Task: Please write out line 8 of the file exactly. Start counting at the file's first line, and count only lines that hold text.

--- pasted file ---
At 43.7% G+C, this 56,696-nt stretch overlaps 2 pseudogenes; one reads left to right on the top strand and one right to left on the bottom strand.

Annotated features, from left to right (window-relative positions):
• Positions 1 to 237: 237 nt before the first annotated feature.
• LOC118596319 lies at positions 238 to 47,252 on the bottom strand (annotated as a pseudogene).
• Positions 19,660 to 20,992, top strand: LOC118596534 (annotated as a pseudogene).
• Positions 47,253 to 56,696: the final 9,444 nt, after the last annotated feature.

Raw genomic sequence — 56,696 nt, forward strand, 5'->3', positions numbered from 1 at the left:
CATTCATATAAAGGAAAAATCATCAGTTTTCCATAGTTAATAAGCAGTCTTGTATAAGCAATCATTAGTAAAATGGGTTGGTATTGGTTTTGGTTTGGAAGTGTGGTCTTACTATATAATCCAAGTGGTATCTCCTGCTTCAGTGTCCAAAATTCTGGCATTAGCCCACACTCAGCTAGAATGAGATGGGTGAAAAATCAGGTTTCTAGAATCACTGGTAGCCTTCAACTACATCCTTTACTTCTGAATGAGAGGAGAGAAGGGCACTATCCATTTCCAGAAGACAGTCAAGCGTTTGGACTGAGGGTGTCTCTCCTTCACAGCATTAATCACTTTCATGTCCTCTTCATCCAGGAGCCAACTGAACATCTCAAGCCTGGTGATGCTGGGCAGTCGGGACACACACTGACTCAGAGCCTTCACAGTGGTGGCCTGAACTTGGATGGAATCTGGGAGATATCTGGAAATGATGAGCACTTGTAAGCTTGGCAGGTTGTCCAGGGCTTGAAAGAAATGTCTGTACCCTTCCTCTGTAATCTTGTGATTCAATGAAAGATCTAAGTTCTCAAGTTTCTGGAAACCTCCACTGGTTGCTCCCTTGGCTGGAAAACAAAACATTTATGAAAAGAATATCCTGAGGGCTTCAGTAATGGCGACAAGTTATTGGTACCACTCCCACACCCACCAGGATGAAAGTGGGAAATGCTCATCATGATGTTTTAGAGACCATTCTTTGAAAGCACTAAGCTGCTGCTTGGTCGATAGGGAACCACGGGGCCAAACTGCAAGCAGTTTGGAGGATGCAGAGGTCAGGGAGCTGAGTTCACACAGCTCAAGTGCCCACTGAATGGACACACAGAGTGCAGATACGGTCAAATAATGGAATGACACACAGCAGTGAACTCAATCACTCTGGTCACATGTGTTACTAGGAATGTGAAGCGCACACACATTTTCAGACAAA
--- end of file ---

CATTCATATAAAGGAAAAATCATCAGTTTTCCATAGTTAATAAGCAGTCTTGTATAAGCAATCATTAGTAAAATGGGTTGGTATTGGTTTTGGTTTGGAAGTGTGGTCTTACTATATAATCCAAGTGGTATCTCCTGCTTCAGTGTCCAAAATTCTGGCATTAGCCCACACTCAGCTAGAATGAGATGGGTGAAAAATCAGGTTTCTAGAATCACTGGTAGCCTTCAACTACATCCTTTACTTCTGAATGAGAGGAGAGAAGGGCACTATCCATTTCCAGAAGACAGTCAAGCGTTTGGACTGAGGGTGTCTCTCCTTCACAGCATTAATCACTTTCATGTCCTCTTCATCCAGGAGCCAACTGAACATCTCAAGCCTGGTGATGCTGGGCAGTCGGGACACACACTGACTCAGAGCCTTCACAGTGGTGGCCTGAACTTGGATGGAATCTGGGAGATATCTGGAAATGATGAGCACTTGTAAGCTTGGCAGGTTGTCCAGGGCTTGAAAGAAATGTCTGTACCCTTCCTCTGTAATCTTGTGATTCAATGAAAGATCTAAGTTCTCAAGTTTCTGGAAACCTCCACTGGTTGCTCCCTTGGCTGGAAAACAAAACATTTATGAAAAGAATATCCTGAGGGCTTCAGTAATGGCGACAAGTTATTGGTACCACTCCCACACCCACCAGGATGAAAGTGGGAAATGCTCATCATGATGTTTTAGAGACCATTCTTTGAAAGCACTAAGCTGCTGCTTGGTCGATAGGGAACCACGGGGCCAAACTGCAAGCAGTTTGGAGGATGCAGAGGTCAGGGAGCTGAGTTCACACAGCTCAAGTGCCCACTGAATGGACACACAGAGTGCAGATACGGTCAAATAATGGAATGACACACAGCAGTGAACTCAATCACTCTGGTCACATGTGTTACTAGGAATGTGAAGCGCACACACATTTTCAGACAAA